Rochester’s Conservation Commission Tuesday overrode recommendations from Town Counsel as it approved a mandate that anyone applying for one of its permits must allow site visits from the Conservation Commission or its Conservation agent to be considered for that permit.
The commission endorsed its original addendum to the Rochester Conservation Commission application over revisions submitted by Town Counsel that edit out reference to the fact the lack of a site visit will cause the application to be denied.
Town Counsel’s revision strikes out those words and adds the lack of a site visit “may result in a conclusion by the Conservation Commission (that it) does not have sufficient information to fully evaluate the proposal …”
None of the commissioners were happy with these changes. “The teeth have been taken out of this,” said ConCom Chairman Christopher Gerrior.
“We have to hold our attorney’s feet to the fire here,” Commissioner Ben Bailey said. “Lawyers will water down anything they see.”
Gerrior proposed approving the commission’s own original language. Member Mike Gifford suggested adding “at the sole discretion of the Conservation Commission” to the permit-denial mandate, and the board unanimously approved the original addendum.
Later Gerrior announced some bad news regarding the much-debated regional Conservation Restriction that includes 13 acres at Red Brick Farm East. The town may not get the water it wants as a result of the project after all.
When they first heard of the CR plan months ago, commission members complained that Rochester has lost the right to use its own water resources too many times over the decades. The regional CR agreement was proposed to give Mattapoisett the water rights to the Rochester parcel, including possibly digging up to four new wells, under a co-ownership agreement with the Mattapoisett Water and Sewer Authority.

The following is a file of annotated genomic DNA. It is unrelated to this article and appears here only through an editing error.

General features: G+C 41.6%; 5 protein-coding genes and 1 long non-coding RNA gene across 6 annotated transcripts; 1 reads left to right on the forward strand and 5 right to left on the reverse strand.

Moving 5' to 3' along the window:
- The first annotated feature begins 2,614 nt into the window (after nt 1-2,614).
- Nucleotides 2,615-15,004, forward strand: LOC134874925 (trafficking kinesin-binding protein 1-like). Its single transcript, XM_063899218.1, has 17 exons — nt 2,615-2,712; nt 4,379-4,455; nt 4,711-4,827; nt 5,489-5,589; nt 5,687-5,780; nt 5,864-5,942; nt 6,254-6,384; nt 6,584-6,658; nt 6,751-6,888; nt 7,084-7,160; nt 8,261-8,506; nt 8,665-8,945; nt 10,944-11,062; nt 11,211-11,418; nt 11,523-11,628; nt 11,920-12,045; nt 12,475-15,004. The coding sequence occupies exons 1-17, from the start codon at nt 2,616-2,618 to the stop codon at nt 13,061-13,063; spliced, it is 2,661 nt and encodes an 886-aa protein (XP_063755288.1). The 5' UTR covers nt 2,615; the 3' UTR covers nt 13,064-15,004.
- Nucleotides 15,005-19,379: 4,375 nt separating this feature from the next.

The commission was united in its members’ refusal to sign the Red Brick Farms CR without more information, especially as to whether the CR can be rewritten to give Rochester rights to some of that water, but they finally agreed to the plan only if it was emphasized that the $1 purchase offer needed to be part of the letter’s language.
Gerrior reported on September 19 that the plan favoring Rochester’s water rights may not become reality after all. He said Town Counsel told him, “We did everything we can. But our proposal is never going to happen.”
Bailey responded it was not yet time to give up on Rochester’s water rights proposal. “We should have Town Counsel reexamine this,” he said. “Direct Town Counsel to seek every possible avenue to get this proposal to work. Then come in and talk to us about it. We shouldn’t give up.”
Gerrior turned that suggestion into a motion, and the action was unanimously approved.
In other business, Sarah Wasserman of the state Division of Fisheries and Wildlife gave the Conservation Commission a presentation on a new Bio-Map, which delineates land and animal habitats around the state that need protecting. She said that 60.4% of Rochester is covered by these habitats and lands. The map’s goal, the accompanying brochure elaborates, is the strategic protection and stewardship of these lands. For more information, she said, people can visit Mass.Gov/BioMap.
The Rochester Conservation Commission will meet next on Tuesday, October 3, at 7:00 pm at Town Hall, 1 Constitution Way.
Rochester’s Conservation Commission
By Michael J. DeCicco